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Monitor Forest Health with Satellite Imagery

Satellite imagery is a complement to GIS data in the forest industry for geospatial mapping and analyses, but new uses will continue to emerge as satellite imagery becomes more available and affordable. As a result, companies should be familiar with additional uses beyond the traditional mapping functionality that most forest companies are accustomed to today.

Categories of Satellite Imagery

For many years, earth observation satellites such as Landsat 7 and Sentinel 2 have provided multi-spectral imagery for private or commercial use. Although free to download and widely available, these satellite images are medium resolution (10-30m per pixel) and are not well suited for most mapping purposes. Nonetheless, they do work well for vegetation analysis and to detect broad landform changes. Low resolution images may provide value to forest companies from a property-level standpoint.

On the other hand, high resolution multi-spectral satellite imagery (1-5m per pixel) is sufficient for mapping purposes and provides excellent detail at the stand-level, although they may have limited use for applications requiring a high degree of detail such as individual tree surveys.

Very high resolution imagery (20cm – 1m) provides the most accurate mapping and tree-level detail. These images open up possibilities for individual tree detection, measurements and sampling.

Forest Resource and Activity Monitoring

Satellite imagery is well suited for image analysis methods such as object detection and classification. Image analysis using deep learning and machine learning techniques are able to identify features and detect changes in vegetation, landforms or structures over time. It’s uncertain whether the very high resolution imagery will perform better (provide more statistical significance) in this regard, but medium and high resolution images appear to provide adequate results for most use cases.

Today, high resolution commercial satellite imagery is available for purchase directly from companies like Maxar (DigitalGlobe) and Planet. These companies offer subscription-based services as well as archive imagery products and requests for new capture. Both companies operate multiple satellite constellations with high accuracy sensors that provide daily coverage of the earth’s surface.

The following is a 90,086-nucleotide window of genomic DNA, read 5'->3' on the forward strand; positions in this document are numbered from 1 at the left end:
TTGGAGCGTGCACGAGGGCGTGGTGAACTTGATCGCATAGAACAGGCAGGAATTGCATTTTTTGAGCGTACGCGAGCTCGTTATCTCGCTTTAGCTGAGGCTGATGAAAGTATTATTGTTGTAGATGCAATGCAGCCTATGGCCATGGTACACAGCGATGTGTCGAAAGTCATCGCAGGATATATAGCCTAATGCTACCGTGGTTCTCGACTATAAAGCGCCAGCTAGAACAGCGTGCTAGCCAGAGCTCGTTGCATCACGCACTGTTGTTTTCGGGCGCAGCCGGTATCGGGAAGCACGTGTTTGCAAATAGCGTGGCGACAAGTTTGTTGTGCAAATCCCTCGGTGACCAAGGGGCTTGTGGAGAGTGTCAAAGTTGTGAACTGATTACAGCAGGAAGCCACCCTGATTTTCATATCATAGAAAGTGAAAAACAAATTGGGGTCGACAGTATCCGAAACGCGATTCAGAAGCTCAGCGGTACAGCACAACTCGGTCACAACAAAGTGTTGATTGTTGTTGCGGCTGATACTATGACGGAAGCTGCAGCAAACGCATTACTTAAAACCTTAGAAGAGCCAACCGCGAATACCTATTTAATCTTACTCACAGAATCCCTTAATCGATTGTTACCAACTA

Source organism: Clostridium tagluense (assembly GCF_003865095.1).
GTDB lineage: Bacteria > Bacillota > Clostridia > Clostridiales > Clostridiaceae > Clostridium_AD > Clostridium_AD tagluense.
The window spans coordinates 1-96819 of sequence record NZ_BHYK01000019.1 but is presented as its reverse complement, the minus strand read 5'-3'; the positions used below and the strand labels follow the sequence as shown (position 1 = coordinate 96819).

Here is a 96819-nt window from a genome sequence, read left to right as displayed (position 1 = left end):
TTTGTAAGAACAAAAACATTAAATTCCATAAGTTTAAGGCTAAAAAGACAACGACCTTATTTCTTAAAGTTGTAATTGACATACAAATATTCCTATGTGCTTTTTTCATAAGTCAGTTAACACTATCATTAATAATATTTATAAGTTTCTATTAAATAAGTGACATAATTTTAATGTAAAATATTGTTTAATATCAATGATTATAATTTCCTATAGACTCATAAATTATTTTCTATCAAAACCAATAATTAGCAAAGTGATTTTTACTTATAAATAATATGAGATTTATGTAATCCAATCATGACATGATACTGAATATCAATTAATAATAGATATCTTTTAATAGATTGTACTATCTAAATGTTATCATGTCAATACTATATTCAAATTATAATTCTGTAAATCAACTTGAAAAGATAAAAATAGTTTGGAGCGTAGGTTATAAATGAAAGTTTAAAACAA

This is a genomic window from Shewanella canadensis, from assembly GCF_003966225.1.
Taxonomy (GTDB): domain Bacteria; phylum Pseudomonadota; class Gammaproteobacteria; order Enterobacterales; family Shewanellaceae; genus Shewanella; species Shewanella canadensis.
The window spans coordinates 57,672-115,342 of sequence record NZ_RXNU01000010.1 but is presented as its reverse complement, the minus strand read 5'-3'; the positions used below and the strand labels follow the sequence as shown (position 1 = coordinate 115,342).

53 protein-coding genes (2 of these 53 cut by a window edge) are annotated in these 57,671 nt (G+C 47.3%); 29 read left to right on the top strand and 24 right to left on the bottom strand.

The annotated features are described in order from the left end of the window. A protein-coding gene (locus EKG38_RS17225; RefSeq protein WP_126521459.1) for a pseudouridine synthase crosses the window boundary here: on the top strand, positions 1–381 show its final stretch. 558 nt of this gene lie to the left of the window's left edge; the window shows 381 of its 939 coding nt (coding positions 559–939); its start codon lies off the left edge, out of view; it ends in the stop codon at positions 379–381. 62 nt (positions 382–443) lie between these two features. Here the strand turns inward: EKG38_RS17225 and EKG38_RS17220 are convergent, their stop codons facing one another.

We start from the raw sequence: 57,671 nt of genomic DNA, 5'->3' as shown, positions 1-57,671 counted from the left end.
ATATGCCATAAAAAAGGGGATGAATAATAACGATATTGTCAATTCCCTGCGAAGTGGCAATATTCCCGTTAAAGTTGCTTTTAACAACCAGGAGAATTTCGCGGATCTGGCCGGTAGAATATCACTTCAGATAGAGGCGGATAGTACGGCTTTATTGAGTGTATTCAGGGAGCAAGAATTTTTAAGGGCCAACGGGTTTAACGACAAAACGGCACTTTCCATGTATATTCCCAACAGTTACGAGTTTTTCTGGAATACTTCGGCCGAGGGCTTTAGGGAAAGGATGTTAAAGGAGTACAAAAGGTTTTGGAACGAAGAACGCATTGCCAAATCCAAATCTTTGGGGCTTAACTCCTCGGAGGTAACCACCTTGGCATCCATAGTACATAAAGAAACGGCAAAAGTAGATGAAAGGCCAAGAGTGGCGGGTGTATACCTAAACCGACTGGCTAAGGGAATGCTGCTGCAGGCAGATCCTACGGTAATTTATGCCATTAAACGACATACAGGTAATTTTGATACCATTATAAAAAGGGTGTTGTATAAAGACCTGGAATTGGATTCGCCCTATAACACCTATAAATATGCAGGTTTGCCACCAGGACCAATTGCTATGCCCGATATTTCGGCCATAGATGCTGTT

As commercial satellite imagery becomes more widely available, new services and industries are emerging that could have a profound impact on the forestry profession. In particular, companies like Swift Geospatial, Rezatec, and 20tree.ai are offering services that will monitor forest health and forest activities over a large-scale area. Both Rezatec and 20tree.ai also provide forest mensuration metrics using satellite imagery and Rezatec provides additional estimates of biomass and stored carbon. Forest health may be monitored with satellite imagery using plant reflectance indices such as NDVI to monitor for drought and insect damage even before the trees show signs of visible stress.

These services appear to use both medium- and high-resolution imagery, combined with Artificial Intelligence (AI) to provide a full suite of products and services. The primary advantage of satellite imagery is its global availability and timely capture which further allows daily or weekly analysis. Compared to other imagery sources like aerial photography or drone capture, satellite imagery offers a clear advantage in this regard.

Processing large amounts of satellite imagery requires additional computing power and storage requirements. As more companies recognize the benefit of satellite imagery, coupled with cloud storage and processing, it’s my belief that these services will become all the more commonplace, meaning that traditional methods of monitoring forest resources and activities will be altered for generations to come.

Categories: Satellite Imagery

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JwL

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